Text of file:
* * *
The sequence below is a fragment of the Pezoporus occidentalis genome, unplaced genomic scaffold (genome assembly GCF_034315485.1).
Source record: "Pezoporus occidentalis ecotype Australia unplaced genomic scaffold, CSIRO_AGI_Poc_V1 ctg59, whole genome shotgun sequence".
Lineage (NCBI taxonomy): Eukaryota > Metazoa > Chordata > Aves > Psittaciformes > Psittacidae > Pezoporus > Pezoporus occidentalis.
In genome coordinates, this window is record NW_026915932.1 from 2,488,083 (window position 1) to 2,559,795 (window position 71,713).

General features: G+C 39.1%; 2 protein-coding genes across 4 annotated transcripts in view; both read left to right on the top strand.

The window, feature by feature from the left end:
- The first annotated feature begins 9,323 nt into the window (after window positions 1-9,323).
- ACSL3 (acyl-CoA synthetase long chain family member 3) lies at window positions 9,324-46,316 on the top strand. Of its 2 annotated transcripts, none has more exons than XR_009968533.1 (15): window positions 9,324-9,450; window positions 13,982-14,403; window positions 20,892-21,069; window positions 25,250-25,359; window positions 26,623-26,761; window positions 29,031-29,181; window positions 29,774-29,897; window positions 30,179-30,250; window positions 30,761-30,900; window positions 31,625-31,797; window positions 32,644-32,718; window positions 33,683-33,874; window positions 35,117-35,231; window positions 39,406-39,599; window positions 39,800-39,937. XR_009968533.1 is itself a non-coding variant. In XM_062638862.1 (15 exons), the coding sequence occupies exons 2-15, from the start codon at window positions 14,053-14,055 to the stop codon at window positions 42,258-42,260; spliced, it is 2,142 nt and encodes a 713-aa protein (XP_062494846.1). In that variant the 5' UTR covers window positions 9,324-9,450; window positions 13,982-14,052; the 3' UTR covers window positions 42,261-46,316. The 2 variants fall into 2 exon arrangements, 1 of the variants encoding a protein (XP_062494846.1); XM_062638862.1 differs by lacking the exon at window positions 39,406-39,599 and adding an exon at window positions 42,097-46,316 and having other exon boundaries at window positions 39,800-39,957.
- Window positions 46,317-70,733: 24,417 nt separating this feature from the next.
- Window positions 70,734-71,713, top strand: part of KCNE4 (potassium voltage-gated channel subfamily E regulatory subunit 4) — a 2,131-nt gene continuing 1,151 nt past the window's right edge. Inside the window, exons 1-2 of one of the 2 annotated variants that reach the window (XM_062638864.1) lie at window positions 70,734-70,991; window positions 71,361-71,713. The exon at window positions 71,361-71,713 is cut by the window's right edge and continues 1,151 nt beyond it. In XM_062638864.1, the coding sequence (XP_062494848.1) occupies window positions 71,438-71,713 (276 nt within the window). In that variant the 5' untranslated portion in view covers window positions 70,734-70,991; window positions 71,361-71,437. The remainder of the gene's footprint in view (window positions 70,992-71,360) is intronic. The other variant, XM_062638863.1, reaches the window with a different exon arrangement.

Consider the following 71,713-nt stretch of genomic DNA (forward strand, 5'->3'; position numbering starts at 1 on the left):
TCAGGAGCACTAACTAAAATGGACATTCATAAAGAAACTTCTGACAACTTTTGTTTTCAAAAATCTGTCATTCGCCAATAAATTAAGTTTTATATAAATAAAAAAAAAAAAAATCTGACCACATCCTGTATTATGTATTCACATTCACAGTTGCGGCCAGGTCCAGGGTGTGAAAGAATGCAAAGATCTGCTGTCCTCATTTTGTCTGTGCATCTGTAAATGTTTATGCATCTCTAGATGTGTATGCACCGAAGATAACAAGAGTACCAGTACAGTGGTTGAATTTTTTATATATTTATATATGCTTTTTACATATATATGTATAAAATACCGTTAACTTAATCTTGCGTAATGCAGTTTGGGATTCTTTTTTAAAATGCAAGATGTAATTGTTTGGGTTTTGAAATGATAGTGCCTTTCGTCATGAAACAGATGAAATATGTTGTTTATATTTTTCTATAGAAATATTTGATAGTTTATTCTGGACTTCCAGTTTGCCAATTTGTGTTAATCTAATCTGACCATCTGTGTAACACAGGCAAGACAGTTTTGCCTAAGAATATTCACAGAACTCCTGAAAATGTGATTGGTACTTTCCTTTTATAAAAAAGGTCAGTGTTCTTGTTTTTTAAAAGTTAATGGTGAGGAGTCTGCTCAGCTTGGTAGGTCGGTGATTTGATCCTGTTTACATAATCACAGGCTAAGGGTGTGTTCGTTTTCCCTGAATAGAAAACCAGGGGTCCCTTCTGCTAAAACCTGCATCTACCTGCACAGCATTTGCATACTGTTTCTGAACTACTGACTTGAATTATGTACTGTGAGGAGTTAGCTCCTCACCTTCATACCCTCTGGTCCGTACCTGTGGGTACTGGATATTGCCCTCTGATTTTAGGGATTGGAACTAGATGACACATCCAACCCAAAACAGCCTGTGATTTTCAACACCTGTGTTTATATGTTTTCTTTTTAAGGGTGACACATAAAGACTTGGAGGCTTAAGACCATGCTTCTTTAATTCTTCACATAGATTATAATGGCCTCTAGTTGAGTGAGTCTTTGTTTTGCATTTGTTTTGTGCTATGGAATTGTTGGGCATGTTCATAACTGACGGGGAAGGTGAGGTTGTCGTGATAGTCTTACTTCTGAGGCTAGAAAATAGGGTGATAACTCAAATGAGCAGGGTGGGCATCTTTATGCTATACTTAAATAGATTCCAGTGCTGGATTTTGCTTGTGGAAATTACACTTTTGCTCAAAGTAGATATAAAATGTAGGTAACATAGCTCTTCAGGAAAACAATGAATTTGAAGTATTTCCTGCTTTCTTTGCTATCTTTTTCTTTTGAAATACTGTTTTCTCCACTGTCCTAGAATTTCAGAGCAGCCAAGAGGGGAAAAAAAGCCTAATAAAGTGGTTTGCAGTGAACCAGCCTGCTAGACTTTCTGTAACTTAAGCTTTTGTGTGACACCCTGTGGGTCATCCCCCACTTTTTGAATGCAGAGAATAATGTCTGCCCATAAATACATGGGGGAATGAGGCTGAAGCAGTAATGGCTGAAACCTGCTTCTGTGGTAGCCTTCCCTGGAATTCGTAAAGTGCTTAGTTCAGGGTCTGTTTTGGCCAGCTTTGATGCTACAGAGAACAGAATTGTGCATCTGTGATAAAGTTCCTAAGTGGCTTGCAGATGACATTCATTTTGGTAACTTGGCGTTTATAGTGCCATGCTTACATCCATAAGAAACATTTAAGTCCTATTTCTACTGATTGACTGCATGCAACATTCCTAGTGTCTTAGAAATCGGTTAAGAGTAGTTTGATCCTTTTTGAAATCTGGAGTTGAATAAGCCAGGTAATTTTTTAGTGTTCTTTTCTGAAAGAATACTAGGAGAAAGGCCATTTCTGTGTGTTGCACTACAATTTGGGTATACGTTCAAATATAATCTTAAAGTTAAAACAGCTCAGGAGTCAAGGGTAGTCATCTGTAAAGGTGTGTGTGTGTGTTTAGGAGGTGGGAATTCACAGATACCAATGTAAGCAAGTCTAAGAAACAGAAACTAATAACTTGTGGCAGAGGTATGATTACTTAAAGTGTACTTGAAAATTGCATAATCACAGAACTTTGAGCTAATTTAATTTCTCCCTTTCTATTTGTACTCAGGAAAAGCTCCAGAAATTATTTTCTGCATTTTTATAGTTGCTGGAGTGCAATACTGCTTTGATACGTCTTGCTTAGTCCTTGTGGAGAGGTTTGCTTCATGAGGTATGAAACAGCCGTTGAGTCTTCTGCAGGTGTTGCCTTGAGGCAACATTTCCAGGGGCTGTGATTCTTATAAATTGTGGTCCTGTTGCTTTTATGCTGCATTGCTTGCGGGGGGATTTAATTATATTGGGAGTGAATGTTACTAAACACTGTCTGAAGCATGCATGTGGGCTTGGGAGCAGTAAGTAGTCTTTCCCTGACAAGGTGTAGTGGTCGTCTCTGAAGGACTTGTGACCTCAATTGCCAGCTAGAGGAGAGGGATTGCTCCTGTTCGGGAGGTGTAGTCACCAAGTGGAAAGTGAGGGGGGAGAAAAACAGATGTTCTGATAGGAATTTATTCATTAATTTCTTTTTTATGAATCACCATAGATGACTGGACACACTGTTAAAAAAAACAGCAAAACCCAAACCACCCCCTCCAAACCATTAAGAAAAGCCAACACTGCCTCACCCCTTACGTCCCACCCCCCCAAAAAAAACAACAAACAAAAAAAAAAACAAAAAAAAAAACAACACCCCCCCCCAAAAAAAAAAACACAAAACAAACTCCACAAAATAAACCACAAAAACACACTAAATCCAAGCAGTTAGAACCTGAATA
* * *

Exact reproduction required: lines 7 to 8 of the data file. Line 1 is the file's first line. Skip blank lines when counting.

- The first annotated feature begins 9,323 nt into the window (after window positions 1-9,323).
- ACSL3 (acyl-CoA synthetase long chain family member 3) lies at window positions 9,324-46,316 on the top strand. Of its 2 annotated transcripts, none has more exons than XR_009968533.1 (15): window positions 9,324-9,450; window positions 13,982-14,403; window positions 20,892-21,069; window positions 25,250-25,359; window positions 26,623-26,761; window positions 29,031-29,181; window positions 29,774-29,897; window positions 30,179-30,250; window positions 30,761-30,900; window positions 31,625-31,797; window positions 32,644-32,718; window positions 33,683-33,874; window positions 35,117-35,231; window positions 39,406-39,599; window positions 39,800-39,937. XR_009968533.1 is itself a non-coding variant. In XM_062638862.1 (15 exons), the coding sequence occupies exons 2-15, from the start codon at window positions 14,053-14,055 to the stop codon at window positions 42,258-42,260; spliced, it is 2,142 nt and encodes a 713-aa protein (XP_062494846.1). In that variant the 5' UTR covers window positions 9,324-9,450; window positions 13,982-14,052; the 3' UTR covers window positions 42,261-46,316. The 2 variants fall into 2 exon arrangements, 1 of the variants encoding a protein (XP_062494846.1); XM_062638862.1 differs by lacking the exon at window positions 39,406-39,599 and adding an exon at window positions 42,097-46,316 and having other exon boundaries at window positions 39,800-39,957.